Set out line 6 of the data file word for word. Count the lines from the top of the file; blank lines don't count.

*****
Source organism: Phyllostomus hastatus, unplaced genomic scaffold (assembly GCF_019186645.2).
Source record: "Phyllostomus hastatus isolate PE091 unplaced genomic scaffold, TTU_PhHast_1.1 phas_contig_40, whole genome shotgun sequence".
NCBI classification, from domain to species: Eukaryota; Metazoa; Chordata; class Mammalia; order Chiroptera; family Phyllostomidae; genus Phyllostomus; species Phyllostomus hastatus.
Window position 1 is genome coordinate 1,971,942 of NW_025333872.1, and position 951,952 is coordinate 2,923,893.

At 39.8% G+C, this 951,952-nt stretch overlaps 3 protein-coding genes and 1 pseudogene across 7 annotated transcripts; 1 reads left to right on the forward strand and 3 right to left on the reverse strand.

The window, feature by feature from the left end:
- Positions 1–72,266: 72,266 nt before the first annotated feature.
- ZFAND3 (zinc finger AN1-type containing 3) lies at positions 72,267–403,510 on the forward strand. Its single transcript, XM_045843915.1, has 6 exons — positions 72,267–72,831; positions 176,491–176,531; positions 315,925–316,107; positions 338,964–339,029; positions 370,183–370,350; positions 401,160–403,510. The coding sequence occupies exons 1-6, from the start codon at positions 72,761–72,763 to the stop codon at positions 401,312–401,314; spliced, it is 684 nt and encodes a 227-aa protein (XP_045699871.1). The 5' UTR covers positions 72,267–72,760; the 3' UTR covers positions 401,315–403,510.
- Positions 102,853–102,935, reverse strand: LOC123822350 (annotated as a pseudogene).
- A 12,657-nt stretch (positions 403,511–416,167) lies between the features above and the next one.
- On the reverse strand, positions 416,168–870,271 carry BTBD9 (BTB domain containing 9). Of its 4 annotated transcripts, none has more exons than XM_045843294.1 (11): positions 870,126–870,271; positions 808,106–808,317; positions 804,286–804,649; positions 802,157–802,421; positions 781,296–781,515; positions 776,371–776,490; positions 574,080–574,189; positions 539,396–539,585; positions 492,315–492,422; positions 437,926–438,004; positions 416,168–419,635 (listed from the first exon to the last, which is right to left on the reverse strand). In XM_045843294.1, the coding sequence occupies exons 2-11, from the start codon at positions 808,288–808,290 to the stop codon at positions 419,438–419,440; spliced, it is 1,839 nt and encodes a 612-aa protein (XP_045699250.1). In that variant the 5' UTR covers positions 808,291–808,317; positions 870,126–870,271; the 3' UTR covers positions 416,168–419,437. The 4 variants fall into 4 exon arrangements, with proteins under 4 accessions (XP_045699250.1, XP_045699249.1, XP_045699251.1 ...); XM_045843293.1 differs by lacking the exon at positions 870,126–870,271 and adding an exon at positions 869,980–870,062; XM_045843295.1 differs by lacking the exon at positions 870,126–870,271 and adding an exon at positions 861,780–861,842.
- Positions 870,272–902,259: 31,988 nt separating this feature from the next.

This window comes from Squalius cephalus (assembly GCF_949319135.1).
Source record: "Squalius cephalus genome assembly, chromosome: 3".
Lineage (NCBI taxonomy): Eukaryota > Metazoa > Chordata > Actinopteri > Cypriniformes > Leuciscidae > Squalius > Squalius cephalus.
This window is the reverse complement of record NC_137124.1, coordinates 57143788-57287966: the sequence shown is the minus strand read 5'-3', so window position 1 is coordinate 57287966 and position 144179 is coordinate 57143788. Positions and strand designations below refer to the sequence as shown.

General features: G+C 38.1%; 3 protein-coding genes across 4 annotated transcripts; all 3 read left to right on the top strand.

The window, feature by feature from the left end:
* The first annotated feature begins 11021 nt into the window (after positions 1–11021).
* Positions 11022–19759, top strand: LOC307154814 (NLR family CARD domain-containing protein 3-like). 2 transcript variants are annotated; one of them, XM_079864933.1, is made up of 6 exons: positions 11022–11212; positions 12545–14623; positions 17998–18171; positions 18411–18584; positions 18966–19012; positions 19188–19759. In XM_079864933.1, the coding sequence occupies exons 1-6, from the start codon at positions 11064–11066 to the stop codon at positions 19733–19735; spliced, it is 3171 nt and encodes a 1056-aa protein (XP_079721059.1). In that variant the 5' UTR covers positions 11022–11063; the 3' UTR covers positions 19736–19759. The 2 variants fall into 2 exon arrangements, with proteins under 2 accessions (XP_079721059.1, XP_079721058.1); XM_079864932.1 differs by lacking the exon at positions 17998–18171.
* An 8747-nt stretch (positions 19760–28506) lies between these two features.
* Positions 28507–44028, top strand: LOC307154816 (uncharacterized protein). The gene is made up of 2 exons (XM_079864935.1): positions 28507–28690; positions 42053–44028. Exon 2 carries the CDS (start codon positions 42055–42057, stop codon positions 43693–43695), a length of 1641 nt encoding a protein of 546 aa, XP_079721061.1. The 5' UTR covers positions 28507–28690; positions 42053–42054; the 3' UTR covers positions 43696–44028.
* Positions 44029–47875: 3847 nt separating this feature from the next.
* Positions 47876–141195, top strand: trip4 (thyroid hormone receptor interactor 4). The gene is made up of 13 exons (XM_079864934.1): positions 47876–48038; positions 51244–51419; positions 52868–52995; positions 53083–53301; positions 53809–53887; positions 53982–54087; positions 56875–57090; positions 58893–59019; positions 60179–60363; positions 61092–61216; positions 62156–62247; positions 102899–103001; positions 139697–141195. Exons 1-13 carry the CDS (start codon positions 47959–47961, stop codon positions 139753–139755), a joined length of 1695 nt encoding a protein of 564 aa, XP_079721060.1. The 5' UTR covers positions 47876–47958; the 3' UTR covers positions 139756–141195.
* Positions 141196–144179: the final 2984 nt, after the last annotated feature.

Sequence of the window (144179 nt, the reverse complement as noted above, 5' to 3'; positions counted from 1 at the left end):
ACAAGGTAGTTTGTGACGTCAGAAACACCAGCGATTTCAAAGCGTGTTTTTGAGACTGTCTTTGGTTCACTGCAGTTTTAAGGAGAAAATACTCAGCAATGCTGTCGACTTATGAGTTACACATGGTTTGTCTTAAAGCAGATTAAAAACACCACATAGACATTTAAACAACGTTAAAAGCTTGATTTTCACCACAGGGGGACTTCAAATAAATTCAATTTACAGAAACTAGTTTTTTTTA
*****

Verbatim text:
The window, feature by feature from the left end: